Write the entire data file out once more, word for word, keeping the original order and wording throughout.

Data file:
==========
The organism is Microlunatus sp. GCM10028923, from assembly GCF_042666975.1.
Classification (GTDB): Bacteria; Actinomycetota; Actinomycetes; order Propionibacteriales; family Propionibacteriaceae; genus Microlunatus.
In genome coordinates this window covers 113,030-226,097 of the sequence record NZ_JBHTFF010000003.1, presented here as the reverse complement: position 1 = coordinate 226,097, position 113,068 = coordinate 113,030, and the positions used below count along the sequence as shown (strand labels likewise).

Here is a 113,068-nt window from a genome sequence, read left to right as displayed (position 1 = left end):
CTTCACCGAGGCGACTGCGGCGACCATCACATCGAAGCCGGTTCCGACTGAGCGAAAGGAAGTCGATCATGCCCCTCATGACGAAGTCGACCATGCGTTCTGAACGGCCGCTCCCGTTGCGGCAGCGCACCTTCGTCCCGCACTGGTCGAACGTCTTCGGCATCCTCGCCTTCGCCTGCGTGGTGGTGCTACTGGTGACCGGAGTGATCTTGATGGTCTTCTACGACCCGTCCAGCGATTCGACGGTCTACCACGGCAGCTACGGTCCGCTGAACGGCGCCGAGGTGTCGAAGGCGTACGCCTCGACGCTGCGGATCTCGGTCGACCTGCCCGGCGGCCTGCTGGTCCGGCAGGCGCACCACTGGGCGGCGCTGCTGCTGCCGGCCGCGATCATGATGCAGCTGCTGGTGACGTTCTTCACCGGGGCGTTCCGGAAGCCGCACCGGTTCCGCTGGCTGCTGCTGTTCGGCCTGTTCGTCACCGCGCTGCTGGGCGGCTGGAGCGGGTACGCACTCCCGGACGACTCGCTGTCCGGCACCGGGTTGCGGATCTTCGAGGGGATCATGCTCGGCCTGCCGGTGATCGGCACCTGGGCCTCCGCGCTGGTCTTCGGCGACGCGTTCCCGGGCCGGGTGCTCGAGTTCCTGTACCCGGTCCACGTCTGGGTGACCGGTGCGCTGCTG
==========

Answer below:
The organism is Microlunatus sp. GCM10028923, from assembly GCF_042666975.1.
Classification (GTDB): Bacteria; Actinomycetota; Actinomycetes; order Propionibacteriales; family Propionibacteriaceae; genus Microlunatus.
In genome coordinates this window covers 113,030-226,097 of the sequence record NZ_JBHTFF010000003.1, presented here as the reverse complement: position 1 = coordinate 226,097, position 113,068 = coordinate 113,030, and the positions used below count along the sequence as shown (strand labels likewise).

Here is a 113,068-nt window from a genome sequence, read left to right as displayed (position 1 = left end):
CTTCACCGAGGCGACTGCGGCGACCATCACATCGAAGCCGGTTCCGACTGAGCGAAAGGAAGTCGATCATGCCCCTCATGACGAAGTCGACCATGCGTTCTGAACGGCCGCTCCCGTTGCGGCAGCGCACCTTCGTCCCGCACTGGTCGAACGTCTTCGGCATCCTCGCCTTCGCCTGCGTGGTGGTGCTACTGGTGACCGGAGTGATCTTGATGGTCTTCTACGACCCGTCCAGCGATTCGACGGTCTACCACGGCAGCTACGGTCCGCTGAACGGCGCCGAGGTGTCGAAGGCGTACGCCTCGACGCTGCGGATCTCGGTCGACCTGCCCGGCGGCCTGCTGGTCCGGCAGGCGCACCACTGGGCGGCGCTGCTGCTGCCGGCCGCGATCATGATGCAGCTGCTGGTGACGTTCTTCACCGGGGCGTTCCGGAAGCCGCACCGGTTCCGCTGGCTGCTGCTGTTCGGCCTGTTCGTCACCGCGCTGCTGGGCGGCTGGAGCGGGTACGCACTCCCGGACGACTCGCTGTCCGGCACCGGGTTGCGGATCTTCGAGGGGATCATGCTCGGCCTGCCGGTGATCGGCACCTGGGCCTCCGCGCTGGTCTTCGGCGACGCGTTCCCGGGCCGGGTGCTCGAGTTCCTGTACCCGGTCCACGTCTGGGTGACCGGTGCGCTGCTG